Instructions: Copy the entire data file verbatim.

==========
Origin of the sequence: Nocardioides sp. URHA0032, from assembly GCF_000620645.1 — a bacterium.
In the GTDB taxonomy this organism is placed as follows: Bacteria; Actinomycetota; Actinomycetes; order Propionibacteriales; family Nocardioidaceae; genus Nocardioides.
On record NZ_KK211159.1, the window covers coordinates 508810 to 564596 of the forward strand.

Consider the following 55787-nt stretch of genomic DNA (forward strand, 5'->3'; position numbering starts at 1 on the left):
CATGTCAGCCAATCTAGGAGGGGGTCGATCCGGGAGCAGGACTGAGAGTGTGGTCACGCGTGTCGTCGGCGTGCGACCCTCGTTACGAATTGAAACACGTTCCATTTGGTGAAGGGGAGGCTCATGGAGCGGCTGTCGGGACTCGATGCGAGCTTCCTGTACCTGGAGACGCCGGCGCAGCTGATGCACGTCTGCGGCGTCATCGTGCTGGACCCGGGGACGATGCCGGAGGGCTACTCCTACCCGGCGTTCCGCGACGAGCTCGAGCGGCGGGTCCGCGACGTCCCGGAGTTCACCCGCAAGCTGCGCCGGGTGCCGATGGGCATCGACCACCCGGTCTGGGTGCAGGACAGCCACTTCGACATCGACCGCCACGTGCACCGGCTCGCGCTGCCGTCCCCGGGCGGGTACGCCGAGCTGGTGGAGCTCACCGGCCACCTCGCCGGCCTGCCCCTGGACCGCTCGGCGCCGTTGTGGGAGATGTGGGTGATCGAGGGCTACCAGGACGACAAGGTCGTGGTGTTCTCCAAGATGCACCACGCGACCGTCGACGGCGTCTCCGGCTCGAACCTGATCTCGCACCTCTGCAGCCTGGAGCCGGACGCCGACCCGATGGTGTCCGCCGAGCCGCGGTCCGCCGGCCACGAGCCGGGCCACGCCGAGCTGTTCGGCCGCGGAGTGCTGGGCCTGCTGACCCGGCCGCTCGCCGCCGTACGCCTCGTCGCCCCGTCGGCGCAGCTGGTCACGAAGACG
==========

Origin of the sequence: Nocardioides sp. URHA0032, from assembly GCF_000620645.1 — a bacterium.
In the GTDB taxonomy this organism is placed as follows: Bacteria; Actinomycetota; Actinomycetes; order Propionibacteriales; family Nocardioidaceae; genus Nocardioides.
On record NZ_KK211159.1, the window covers coordinates 508810 to 564596 of the forward strand.

Consider the following 55787-nt stretch of genomic DNA (forward strand, 5'->3'; position numbering starts at 1 on the left):
CATGTCAGCCAATCTAGGAGGGGGTCGATCCGGGAGCAGGACTGAGAGTGTGGTCACGCGTGTCGTCGGCGTGCGACCCTCGTTACGAATTGAAACACGTTCCATTTGGTGAAGGGGAGGCTCATGGAGCGGCTGTCGGGACTCGATGCGAGCTTCCTGTACCTGGAGACGCCGGCGCAGCTGATGCACGTCTGCGGCGTCATCGTGCTGGACCCGGGGACGATGCCGGAGGGCTACTCCTACCCGGCGTTCCGCGACGAGCTCGAGCGGCGGGTCCGCGACGTCCCGGAGTTCACCCGCAAGCTGCGCCGGGTGCCGATGGGCATCGACCACCCGGTCTGGGTGCAGGACAGCCACTTCGACATCGACCGCCACGTGCACCGGCTCGCGCTGCCGTCCCCGGGCGGGTACGCCGAGCTGGTGGAGCTCACCGGCCACCTCGCCGGCCTGCCCCTGGACCGCTCGGCGCCGTTGTGGGAGATGTGGGTGATCGAGGGCTACCAGGACGACAAGGTCGTGGTGTTCTCCAAGATGCACCACGCGACCGTCGACGGCGTCTCCGGCTCGAACCTGATCTCGCACCTCTGCAGCCTGGAGCCGGACGCCGACCCGATGGTGTCCGCCGAGCCGCGGTCCGCCGGCCACGAGCCGGGCCACGCCGAGCTGTTCGGCCGCGGAGTGCTGGGCCTGCTGACCCGGCCGCTCGCCGCCGTACGCCTCGTCGCCCCGTCGGCGCAGCTGGTCACGAAGACG